The “father” of the country has suddenly become the unnameable
What is the name of the capital of Kazakhstan? A much more tricky question than it seems, not only because in two centuries it has changed its name so many times – Akmola, Zelinograd, Astana – to confuse anyone, but because since yesterday the TV, turned on again after two days of blackout, has avoided mention it except as “state capital”. A more disturbing and embarrassing signal than “Swan Lake” which, broadcast out of the schedule on Soviet TV, meant the death of a leader, or a coup. In fact, since 2019, the capital of the Asian country bears the name of Nursultan, “luminous ruler”, in honor of its first president and founding father, Nazarbayev. A change of name that had not been appreciated by many, a symbol of a cult of the personality of an autocrat who resigned from the presidency after 30 years of government only to remain to watch over his dauphin Kasym-Zhomart Tokyaev. But only three years after this tribute to Yelbasi, “leader of the nation”, Nazarbayev suddenly becomes unmentionable, and no one even knows where he is.
Last seen in public at the end of December, in Petersburg, at the summit of post-Soviet leaders convened by Vladimir Putin, the 81-year-old leader has since maintained a deafening silence as his country erupted into a bloody revolt. Rumors in Almaty and Nursultan (which perhaps is no longer called that) give him for dead, and indeed explain that the protest was triggered by his departure, kept secret by the clans in power to divide up the spoils. Various deep throats resulted in him being hospitalized in a clinic in Moscow, fled to a military base in Tajikistan, emigrated to Dubai and sheltered in Zurich (a city where the former president’s family owns several luxury properties, as well as in London and in other prestigious destinations). The only one who says he spoke to him yesterday is Aleksandr Lukashenko, not exactly the most reliable source. But if there are doubts about the physical health of the Yelbasi, his political conditions appear very bad. Three days ago his dauphin Tokayev snatched from him the post of head of the republic’s security apparatus – which the astute Yelbasi had reserved for himself for life – to take over, but as of yesterday the Khabar television channel accuses him of being a “Traitor of the state”.
Ironically, Khabar was founded by Nazarbyaev’s powerful daughter, Dariga, and was crucial in the propaganda of her father’s regime. Now he broadcasts the statements of a former advisor to the president on a “conspiracy” hatched by the National Security Committee – the powerful heir of the Soviet KGB – against Tokaev, complete with “training camps for terrorists in the mountains” of which the intelligence would have hidden existence. Security was Nazarbyaev’s prerogative even after he had ceased to be president, and the Committee was led by his loyal Karim Massimov and his nephew Samat Abish, both fired by Tokyayev three days ago and replaced by his men. The Kazakh media announced yesterdayThe arrest of Abish was initiated, subsequently denied, but the season of hunting for the family, not only the political one of the former president, is now open.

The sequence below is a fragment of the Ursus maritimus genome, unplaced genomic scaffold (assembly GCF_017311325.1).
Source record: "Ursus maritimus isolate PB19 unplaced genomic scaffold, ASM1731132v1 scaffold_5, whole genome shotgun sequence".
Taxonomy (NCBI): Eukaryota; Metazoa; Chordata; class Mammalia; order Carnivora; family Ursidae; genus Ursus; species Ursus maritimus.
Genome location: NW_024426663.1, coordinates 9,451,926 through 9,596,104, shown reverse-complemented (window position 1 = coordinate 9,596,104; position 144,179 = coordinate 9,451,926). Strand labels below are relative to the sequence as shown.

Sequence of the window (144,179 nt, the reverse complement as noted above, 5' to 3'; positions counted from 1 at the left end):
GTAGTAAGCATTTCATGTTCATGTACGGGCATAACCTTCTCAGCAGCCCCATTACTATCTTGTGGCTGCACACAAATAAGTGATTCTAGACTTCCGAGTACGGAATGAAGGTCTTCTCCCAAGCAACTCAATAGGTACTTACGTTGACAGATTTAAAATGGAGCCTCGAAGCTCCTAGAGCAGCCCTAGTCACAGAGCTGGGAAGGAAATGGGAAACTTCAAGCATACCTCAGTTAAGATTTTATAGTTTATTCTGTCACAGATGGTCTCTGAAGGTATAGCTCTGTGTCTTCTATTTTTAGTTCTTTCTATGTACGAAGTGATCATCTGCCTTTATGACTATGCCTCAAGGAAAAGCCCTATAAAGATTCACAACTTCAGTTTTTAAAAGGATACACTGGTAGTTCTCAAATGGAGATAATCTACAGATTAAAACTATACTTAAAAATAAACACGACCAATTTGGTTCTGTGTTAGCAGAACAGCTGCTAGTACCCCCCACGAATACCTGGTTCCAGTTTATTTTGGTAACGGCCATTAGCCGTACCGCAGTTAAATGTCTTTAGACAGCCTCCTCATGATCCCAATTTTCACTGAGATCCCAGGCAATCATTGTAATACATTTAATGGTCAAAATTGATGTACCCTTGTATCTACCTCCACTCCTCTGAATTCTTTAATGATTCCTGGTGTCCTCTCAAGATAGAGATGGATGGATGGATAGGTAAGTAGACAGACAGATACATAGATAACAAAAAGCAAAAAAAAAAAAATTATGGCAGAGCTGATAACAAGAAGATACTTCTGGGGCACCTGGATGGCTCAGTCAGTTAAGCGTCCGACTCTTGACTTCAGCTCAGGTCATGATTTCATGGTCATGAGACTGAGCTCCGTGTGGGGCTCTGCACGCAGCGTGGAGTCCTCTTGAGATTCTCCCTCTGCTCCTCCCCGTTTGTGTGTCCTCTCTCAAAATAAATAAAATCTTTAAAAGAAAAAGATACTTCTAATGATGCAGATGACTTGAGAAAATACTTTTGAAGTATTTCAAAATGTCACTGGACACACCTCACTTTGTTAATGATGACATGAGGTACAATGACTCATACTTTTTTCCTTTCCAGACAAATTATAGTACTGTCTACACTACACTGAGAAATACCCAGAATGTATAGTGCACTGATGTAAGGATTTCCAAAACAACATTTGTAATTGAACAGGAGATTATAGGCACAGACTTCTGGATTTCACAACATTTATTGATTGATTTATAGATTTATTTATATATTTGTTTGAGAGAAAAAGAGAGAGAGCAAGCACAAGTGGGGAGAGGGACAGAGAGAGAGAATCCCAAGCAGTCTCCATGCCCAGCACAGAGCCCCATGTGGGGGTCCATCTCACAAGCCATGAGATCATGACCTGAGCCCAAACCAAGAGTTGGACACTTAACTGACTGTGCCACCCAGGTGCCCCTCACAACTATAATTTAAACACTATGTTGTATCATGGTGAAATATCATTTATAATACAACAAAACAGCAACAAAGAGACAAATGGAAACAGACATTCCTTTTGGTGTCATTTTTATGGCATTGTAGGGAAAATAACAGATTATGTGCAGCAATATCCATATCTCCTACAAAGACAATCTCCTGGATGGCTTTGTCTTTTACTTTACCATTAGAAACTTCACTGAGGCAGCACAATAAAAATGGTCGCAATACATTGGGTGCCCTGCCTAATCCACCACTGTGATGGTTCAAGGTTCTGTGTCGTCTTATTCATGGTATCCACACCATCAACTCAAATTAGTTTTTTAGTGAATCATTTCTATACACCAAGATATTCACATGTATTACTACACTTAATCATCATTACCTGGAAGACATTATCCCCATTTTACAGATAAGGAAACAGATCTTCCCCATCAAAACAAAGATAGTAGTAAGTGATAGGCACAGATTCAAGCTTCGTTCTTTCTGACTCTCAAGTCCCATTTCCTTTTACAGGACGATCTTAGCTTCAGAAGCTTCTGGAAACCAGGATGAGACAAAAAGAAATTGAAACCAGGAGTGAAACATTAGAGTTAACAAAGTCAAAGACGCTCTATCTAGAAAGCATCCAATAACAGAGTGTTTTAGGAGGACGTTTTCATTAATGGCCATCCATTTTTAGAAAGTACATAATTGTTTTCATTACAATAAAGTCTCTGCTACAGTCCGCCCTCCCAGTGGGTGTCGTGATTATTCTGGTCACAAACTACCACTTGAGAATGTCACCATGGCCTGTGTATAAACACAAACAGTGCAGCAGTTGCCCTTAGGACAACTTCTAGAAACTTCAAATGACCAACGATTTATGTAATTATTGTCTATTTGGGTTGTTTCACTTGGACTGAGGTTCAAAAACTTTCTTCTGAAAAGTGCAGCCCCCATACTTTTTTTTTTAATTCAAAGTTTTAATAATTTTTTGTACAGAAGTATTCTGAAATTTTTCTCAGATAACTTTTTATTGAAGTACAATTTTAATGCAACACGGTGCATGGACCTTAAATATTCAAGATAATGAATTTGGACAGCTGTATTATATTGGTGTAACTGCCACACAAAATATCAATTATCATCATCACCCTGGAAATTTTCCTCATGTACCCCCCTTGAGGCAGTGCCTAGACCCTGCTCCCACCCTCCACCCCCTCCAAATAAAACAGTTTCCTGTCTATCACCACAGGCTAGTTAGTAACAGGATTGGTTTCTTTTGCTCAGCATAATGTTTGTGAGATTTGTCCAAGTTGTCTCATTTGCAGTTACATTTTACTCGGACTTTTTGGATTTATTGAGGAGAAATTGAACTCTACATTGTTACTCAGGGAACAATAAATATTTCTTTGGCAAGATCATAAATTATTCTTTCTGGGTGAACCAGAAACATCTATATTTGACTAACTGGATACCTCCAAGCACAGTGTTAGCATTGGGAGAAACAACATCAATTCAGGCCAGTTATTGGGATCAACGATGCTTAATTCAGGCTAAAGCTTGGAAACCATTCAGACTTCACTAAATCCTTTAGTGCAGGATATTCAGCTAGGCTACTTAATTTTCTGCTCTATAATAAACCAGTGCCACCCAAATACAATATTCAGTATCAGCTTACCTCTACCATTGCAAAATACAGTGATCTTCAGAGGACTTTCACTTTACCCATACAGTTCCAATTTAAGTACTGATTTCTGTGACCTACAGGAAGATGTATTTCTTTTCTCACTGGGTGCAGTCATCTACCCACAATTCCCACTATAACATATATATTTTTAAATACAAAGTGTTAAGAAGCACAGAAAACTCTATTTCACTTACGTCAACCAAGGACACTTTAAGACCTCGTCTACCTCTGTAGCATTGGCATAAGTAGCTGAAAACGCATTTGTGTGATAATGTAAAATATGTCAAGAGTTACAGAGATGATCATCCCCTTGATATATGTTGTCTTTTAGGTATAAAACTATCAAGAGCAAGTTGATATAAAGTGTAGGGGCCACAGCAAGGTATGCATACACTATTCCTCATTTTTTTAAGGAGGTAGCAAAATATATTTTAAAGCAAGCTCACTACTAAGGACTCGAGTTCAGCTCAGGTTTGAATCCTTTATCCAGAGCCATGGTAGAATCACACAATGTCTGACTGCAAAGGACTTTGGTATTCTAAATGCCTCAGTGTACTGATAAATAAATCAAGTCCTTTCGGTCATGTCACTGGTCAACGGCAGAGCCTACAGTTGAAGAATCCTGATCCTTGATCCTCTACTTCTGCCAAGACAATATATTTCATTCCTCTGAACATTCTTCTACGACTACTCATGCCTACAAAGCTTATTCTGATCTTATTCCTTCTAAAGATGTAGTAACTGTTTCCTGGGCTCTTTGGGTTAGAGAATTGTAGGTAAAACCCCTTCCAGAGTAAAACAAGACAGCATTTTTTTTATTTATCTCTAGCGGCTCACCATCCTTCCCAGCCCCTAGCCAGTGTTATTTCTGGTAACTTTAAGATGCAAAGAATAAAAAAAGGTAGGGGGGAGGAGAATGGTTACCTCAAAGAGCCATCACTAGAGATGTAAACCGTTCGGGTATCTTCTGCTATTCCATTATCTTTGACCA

A scenario that explains many questions in recent days, first of all that on why Tokayev broke the rule of all post-Soviet dictators not to call the Russians to help: he did not trust the security apparatuses still loyal to his former mentor. It is also understandable why at the beginning he seemed to go towards protest, instead of opening fire as Nazarbayev had done: in many squares, economic and social demands had been accompanied by the slogan “shal ket”, drive out the old, and discontent can having been ridden as a pretext to get rid of the elderly leader (and his oligarchs). And it is understandable why Xi Jinping applauded what seems more and more a coup by Tokayev, considered very pro-Chinese compared to a Nazarbaev careful to have friends in the East as well as in the West. A neutrality that an increasingly assertive China no longer wants to accept, comments Aleksandr Baunov of Carnegie Moscow. Finding himself in singular harmony with Putin, who in the meantime is challenging Washington to regain his former Soviet spheres of influence.
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